Link to this Article: http://www.llewellyn.com/journal/article/214

The Llewellyn Journal

A Ghost Nearly Got Me in Trouble

This article was written by Sharon Rice
posted under Ghosts

The last house my mother owned was haunted. I was a teenager when we moved in, and I saw and heard a lot of things that indicated we weren’t alone.

The dominant ghost was a tall man wearing a vest with a watch fob. He had a white shirt with a stiffly starched collar. I dubbed him Allen. Allen stared at me and woke me up many nights. He never spoke. One night he woke me up and I said, “Allen, why don’t you go to sleep?” He looked surprised and left.

The woman next door said her husband built our house, as well as her own, in 1910. Allen wore clothes of that era, but of course I didn’t tell the lady about our ghost. Later I found out that a baby had been born in my room. Allen may have thought I was that child. At any rate, Allen seemed bound to protect me. He could see the relationship between my father and me was strained, to say the least.

I was afraid of my father. There were two doors to our bathroom-without locks. My father liked to enter the bathroom while I occupied it and he wouldn’t leave.

Once I was sitting in the kitchen talking to my mother when we heard a door slam. After a few minutes, my father came to the kitchen, wild-eyed and red in the face. “I told you not to slam the door in my face,” he said to me. I told him I hadn’t slammed a door. “Yes, you did,” he answered, “and it’s going to cost you.” I was so grateful my mother came to my aid that time, saying I had been sitting with her. (Allen had slammed the door by the room so hard it knocked paint off.)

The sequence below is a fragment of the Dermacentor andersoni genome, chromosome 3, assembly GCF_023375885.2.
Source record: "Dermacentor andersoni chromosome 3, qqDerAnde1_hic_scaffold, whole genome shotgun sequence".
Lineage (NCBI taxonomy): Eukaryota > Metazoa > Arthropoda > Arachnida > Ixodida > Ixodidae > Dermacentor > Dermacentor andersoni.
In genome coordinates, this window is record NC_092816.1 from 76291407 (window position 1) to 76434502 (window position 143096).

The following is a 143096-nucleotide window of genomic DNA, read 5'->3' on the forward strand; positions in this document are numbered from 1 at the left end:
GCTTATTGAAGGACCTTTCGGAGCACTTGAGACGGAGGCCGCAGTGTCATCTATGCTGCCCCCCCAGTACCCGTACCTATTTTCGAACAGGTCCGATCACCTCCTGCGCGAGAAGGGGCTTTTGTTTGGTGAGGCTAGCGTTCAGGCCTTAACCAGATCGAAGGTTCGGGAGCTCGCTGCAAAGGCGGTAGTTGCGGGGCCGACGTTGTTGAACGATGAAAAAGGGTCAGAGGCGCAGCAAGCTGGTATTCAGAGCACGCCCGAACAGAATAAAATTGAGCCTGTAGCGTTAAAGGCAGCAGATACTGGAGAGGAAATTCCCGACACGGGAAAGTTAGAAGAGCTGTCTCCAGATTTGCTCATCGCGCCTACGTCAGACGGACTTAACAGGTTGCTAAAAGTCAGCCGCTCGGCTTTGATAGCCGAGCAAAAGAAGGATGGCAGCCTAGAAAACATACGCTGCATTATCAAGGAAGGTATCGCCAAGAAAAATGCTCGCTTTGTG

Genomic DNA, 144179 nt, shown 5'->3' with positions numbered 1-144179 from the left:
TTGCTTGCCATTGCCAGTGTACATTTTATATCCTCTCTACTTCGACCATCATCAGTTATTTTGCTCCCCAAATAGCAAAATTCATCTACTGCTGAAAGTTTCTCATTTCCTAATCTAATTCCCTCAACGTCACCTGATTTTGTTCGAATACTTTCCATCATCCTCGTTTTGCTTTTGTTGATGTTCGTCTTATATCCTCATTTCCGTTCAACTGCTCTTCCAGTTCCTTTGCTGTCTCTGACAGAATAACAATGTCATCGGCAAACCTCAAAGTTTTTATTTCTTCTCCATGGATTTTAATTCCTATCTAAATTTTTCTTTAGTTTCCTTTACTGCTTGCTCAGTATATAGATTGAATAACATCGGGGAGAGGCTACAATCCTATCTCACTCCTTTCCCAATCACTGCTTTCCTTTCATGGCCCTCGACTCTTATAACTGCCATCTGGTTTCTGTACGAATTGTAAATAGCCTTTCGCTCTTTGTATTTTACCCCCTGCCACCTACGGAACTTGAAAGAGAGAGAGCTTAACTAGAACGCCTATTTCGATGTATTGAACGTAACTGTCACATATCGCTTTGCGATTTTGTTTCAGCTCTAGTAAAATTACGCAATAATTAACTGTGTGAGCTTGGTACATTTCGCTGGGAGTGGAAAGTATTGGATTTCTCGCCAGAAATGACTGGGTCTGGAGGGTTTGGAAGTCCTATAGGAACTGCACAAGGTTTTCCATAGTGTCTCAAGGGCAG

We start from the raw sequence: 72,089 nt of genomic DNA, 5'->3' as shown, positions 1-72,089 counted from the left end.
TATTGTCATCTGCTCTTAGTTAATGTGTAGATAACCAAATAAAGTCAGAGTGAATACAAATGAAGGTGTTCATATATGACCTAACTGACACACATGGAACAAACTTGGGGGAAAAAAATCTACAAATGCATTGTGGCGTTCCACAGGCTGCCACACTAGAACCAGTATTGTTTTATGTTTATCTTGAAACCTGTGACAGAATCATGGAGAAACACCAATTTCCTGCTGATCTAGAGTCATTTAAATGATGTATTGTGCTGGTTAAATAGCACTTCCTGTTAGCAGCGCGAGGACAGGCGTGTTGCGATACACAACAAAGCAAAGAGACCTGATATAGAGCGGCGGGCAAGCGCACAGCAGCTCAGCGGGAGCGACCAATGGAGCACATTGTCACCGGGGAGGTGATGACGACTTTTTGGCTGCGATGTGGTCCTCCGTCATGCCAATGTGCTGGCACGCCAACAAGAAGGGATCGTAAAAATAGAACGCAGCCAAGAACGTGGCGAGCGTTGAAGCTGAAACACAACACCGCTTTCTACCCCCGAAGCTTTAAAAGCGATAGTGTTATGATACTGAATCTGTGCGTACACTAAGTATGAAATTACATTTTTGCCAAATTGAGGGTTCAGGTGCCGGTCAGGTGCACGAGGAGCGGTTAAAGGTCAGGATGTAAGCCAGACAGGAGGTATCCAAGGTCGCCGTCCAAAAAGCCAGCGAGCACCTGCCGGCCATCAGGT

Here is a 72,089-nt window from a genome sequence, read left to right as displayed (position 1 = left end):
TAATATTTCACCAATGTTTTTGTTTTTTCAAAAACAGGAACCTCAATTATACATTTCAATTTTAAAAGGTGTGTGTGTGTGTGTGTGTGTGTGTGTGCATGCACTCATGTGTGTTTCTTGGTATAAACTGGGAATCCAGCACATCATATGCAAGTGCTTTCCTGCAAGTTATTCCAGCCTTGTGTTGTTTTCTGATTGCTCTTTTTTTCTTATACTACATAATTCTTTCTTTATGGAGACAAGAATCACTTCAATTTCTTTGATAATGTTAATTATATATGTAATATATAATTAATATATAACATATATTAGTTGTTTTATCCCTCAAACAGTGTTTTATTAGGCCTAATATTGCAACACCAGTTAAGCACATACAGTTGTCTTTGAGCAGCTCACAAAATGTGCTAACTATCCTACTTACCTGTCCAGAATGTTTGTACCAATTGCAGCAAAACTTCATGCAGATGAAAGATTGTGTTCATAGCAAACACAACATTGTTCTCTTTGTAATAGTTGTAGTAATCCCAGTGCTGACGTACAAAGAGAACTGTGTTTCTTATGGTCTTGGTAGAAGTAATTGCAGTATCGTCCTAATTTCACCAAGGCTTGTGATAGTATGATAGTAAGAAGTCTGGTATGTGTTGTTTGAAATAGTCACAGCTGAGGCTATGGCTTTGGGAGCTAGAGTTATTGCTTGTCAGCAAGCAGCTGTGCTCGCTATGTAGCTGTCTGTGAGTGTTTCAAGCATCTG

I got married a few years later. At first my husband scoffed about Allen. When we were visiting Mother one night, my husband woke me, saying, “There’s something in the dining room.” It was Allen running around and around the large dining table.

“What’s he doing? Look at him go!” After awhile, he changed direction and ran the other way. I didn’t know spirits needed to exercise.

It was a shame for Allen to be housebound. After my divorce I tried to exorcise him. I visited Mother, and Allen woke me that night. I told him he couldn’t just stay there; it was not good for him. Since I didn’t live there anymore, I wouldn’t need protection from my father. I said he “should go to the light.” Although Allen never spoke to me, he was listening intently and looking at me closely as I talked. I didn’t see Allen anymore, but I considered him a friend. We had moved into the house in 1964 and my attempted “exorcism” took place in the 1980s.

Another spirit could occasionally be seen in Mother’s house whom I called “Pantry Lady.” Although Mother didn’t see Allen, she sometimes caught a glimpse of Pantry Lady, an old woman, ducking back into the small pantry. She was so shy I thought she may have been fey in life.

After Mother’s death I became half owner of her home, which mysteriously burned. I had to go to the courthouse to prove ownership. The house was across a park, in perfect view of the courthouse workers. As I left, a clerk sang out, “Are you going to sell it?”

To which my boyfriend of the hour said, “Well, it’s haunted, anyway.”
This actually improved the sale of the burned house.


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